What keeps students enrolled in community colleges? Here’s what they say

As colleges across the country continue to battle enrollment drops, recent research reveals how colleges can keep their students enrolled past their first year.

Enrollment among community colleges across the country has significantly suffered since the pandemic.

The most recent report from the National Student Clearinghouse Research Center released in May shows that full-time enrollment in community colleges dropped by 11%, or 168,000 students, last spring compared to 2021’s data. The decline marked the second consecutive year enrollment dropped by double digits.

But the narrative is mixed for community colleges throughout the country. Enrollment in community colleges across Tennessee is the lowest it’s been in more than 30 years. On the other hand, several community colleges are reporting an increase in enrollment for the first time in years.

For example, Terra State Community College in Ohio reported an 8.5% increase this school year. In Maine, college leaders attribute the system’s “unprecedented” spike in enrollment to the state’s free tuition program that began this year.

Yet, while enrollment continues to be a challenge for community colleges across the U.S., another enrollment-related question is also arising: What keeps students enrolled? According to a report released this week by CCCSE, a service and research initiative at the University of Texas at Austin, nearly 40% of community college students don’t persist beyond their first year.

The report highlights the “triggers” that contribute to student attrition and how colleges can implement guided pathways to keep students enrolled. Using longitudinal focus groups comprising students from three Texas community colleges, researchers point to several disparities relating to the participants’ first-year experiences.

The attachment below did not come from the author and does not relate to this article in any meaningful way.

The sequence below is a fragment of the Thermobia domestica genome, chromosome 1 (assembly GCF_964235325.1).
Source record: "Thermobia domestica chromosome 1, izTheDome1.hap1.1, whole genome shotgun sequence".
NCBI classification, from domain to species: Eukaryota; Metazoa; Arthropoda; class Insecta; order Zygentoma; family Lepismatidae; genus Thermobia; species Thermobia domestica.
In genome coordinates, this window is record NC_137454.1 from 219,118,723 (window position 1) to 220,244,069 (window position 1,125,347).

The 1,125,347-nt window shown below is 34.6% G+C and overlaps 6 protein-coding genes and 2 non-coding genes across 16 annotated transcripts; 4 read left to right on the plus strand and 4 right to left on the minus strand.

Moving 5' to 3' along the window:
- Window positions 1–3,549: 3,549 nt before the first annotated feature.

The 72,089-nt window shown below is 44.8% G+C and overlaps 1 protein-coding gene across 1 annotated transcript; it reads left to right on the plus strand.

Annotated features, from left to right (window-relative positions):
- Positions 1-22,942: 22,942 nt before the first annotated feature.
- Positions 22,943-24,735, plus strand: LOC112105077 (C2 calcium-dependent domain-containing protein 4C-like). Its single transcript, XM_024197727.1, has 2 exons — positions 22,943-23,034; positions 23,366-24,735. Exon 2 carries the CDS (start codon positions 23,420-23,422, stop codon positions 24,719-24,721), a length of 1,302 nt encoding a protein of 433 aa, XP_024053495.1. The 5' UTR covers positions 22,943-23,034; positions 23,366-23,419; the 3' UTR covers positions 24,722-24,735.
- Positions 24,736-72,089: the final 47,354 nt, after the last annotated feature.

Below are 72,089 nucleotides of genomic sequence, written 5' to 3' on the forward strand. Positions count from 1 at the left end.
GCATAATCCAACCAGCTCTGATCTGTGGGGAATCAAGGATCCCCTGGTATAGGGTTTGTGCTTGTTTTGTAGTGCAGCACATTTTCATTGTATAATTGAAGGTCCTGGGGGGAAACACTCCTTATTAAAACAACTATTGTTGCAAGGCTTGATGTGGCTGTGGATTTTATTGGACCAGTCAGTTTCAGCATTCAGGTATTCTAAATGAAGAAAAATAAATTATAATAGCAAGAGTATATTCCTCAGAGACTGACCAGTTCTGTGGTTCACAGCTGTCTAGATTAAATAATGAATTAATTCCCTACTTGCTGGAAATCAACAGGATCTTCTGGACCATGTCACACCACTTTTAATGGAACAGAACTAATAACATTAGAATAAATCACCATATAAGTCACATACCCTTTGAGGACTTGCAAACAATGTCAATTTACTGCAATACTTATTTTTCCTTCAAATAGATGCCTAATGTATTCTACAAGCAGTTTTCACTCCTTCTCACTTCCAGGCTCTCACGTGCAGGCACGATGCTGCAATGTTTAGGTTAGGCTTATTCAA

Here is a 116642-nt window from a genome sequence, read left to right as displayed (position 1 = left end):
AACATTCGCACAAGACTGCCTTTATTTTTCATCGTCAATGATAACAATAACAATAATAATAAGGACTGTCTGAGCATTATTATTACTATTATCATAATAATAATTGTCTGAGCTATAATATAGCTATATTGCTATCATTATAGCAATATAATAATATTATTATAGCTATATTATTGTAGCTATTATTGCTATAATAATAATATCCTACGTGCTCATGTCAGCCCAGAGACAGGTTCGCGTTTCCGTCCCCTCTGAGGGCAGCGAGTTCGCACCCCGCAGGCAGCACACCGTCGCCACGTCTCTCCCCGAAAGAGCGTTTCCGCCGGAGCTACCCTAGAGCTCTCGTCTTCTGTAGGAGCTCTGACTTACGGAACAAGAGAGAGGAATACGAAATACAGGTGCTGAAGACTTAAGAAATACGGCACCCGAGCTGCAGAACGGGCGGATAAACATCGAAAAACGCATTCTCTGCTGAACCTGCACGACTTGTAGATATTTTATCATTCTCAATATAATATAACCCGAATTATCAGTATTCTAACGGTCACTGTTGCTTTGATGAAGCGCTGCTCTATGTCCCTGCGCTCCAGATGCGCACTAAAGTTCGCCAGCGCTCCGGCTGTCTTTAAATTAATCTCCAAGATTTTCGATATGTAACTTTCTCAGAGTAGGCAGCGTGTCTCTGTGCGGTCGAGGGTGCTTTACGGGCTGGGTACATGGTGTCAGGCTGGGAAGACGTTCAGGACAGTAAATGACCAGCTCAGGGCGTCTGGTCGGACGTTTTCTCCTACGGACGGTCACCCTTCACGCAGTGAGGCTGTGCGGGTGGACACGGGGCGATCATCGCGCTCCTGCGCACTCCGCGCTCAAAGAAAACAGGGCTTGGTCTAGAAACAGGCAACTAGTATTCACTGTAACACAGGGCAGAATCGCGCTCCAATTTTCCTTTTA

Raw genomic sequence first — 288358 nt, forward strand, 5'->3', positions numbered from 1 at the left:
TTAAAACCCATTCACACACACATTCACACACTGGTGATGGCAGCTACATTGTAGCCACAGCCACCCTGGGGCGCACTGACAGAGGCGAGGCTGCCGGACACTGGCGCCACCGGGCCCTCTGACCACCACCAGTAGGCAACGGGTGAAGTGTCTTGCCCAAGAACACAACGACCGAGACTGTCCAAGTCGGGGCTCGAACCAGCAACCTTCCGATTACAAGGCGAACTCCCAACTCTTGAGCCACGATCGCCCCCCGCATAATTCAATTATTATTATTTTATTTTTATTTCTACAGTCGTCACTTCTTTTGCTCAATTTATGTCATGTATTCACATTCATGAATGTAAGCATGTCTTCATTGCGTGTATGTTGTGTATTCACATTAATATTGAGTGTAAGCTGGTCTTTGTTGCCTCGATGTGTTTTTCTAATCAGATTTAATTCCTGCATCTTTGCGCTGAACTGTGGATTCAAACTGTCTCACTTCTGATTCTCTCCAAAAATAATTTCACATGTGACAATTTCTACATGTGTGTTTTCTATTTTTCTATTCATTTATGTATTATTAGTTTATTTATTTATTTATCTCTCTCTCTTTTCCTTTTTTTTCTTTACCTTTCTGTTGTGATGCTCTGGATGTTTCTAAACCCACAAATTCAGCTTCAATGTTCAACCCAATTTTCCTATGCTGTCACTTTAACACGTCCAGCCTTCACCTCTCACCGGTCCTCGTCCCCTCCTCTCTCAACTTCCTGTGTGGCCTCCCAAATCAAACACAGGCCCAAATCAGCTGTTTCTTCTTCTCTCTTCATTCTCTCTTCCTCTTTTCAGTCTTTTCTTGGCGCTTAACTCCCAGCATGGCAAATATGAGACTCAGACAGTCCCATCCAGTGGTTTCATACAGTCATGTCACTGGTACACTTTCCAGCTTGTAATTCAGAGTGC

Key findings

  • For many first-year college students, it’s a confusing and terrifying experience
  • Students reported wanting to receive more information that’s easy to understand, specifically pertaining to processes like registration, orientation and payment.
  • Academic guidance varies for each student. Some reported having an academic plan in place, while others had no idea what courses to take.
  • Students said they’d like more engagement with their professors and peers, but some said they were never given the opportunity.
  • Students who did have the opportunity to participate in success courses, study groups and tutoring understood their value and reported a sense of belonging in their school. Unfortunately, some students said they weren’t aware these services were available.

Overall, participants said connections with others, engaging with instructors, support services and clarity about their academic goals are necessary for helping them persist.

“As the work of guided pathways evolves, it will be important to continue to listen to what students have to say about the things that help them stay enrolled,” said CCCSE Executive Director Linda GarcÁ­a. “Many things happen in students’ lives that colleges have no control over, but if we can widen the safety net by focusing on what students tell us work, we can increase their chances for success.”

Micah Ward
Micah Wardhttp://universitybusiness.com
Micah Ward is a University Business staff writer. He recently earned his master’s degree in Journalism at the University of Alabama. He spent his time during graduate school working on his master’s thesis. He’s also a self-taught guitarist who loves playing folk-style music.

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